?Ves todas las banderas que adornan la Avenida? Las barras y las estrellas formidables, el tricolor de Francia, el pabellon de Flandes, los colores de Italia, las equis de Inglaterra, el sol japones, la estrella solitaria de Cuba, el elefante de Siam, el azul y blanco de mi Nicaragua ... !tantas y tantas banderas! !Son harapos! Bajo esa capa raida repara en la carne flaca de los pueblos. (9) 'See all the flags that adorn the Avenue? The mighty stars and stripes, the tricolor of France, the flag of Flanders, the colors of Italy, the exes of England, the Japanese sun, the sole star of Cuba, the elephant of Siam, the blue and white of my Nicaragua ... so many, many flags! They are rags! Underneath that scraped cape reflects the lean flesh of the people.' [trans. mine]

The various national flags are listed in an ideogrammic manner,there is no superfluous language, the tone is contemporary, and thesubtext is politically subversive. Renato Poggioli, in The Theory of theAvant-Garde (1968), reminds us that politics is the root of theavant-garde: "before being applied figuratively to the art of ourtime, the metaphor had already been adopted by another ... therevolutionary and radical, as its own emblem." In France, in theyears before 1848, "the avant-garde image originally remainedsubordinate, even within the sphere of art, to the ideals of aradicalism which was not cultural but political." (10)"Avant-garde" was a military term, and every avant-gardemovement in art wages violence, so to speak, against an establishment.One should consider de la Selva on these terms. In Spanish, he wouldeventually adopt the style and manner of a contemporary poet, composingfree verse and exploring cosmopolitan themes, but his truly noteworthycontribution to innovations in modern American poetics was in fact moreindirect and surprising. De la Selva's Tropical Town, as a book offormalist English verse published in 1918 by a U.S. immigrant native toanother language, illustrates how politically inverted the aesthetics ofradicalism can get when the contexts of nationality, multilingualism,and cultural entitlement are called into question. De la Selva in effecttranslated his radical, Spanish-speaking, immigrant imaginary into thelanguage of traditional, conservative, establishment English verse. Theact of doing so, its effects, and its legacy constituted an avant-gardeevent. Reading Tropical Town makes one want to revert to form-contentdichotomies, as his sentiments and his style seem so disparate as to beincongruous. De la Selva offers a model for contemporary U.S. Latinopoets who are comfortable inhabiting surprising or unmodish voices--suchas Rhina Espaillat, Rafael Campo, or Urayoan Noel--while affirming theirHispanic perspectives on literature, politics, and identity.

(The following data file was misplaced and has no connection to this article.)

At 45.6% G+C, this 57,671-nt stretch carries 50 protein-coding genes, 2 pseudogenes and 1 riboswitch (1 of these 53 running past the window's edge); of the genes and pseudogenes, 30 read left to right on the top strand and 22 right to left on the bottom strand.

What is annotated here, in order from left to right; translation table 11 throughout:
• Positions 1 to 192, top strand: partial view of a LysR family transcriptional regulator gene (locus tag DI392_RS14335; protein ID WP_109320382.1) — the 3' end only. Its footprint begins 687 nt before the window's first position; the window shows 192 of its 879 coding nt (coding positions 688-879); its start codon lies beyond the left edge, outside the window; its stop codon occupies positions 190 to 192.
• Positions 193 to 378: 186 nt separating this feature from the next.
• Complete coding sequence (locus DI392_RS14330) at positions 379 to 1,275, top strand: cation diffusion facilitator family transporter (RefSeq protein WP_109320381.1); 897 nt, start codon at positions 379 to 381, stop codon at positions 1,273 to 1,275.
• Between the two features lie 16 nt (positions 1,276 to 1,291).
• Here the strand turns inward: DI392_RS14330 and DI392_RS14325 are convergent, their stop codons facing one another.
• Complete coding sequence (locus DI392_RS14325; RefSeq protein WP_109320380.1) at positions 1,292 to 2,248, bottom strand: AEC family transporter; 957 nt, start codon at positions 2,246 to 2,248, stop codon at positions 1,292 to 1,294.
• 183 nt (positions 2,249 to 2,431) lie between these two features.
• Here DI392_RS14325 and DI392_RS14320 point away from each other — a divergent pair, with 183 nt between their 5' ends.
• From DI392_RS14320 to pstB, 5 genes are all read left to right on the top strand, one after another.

De la Selva's politics were far from conservative. In hisfirst year on the faculty at Williams, de la Selva earned a reputationas a politically controversial speaker, (11) and on February 17, 1917,at the National Arts Club in New York, de la Selva gave a speech to anaudience that included former president Theodore Roosevelt, whom hereportedly offended with his tacit admonition, "No truePan-Americanism can exist until there is justice for the weaknations." (12) But de la Selva was more than just talk. That year,in spite of his objections to the U.S. imperialist presence inNicaragua, (13) he enlisted in the U.S. Army and trained on campus atWilliams in preparation for service, as a lieutenant, in the war. To hisdismay, the U.S. Army ultimately rejected his application for deploymentas he refused to renounce his Nicaraguan citizenship. After repeatedfailed petitions, de la Selva gave up his cause to serve in the U.S.Army and instead, by means of his grandmother having been a Britishsubject, joined the British Army and fought with its forces in Flanders.(14)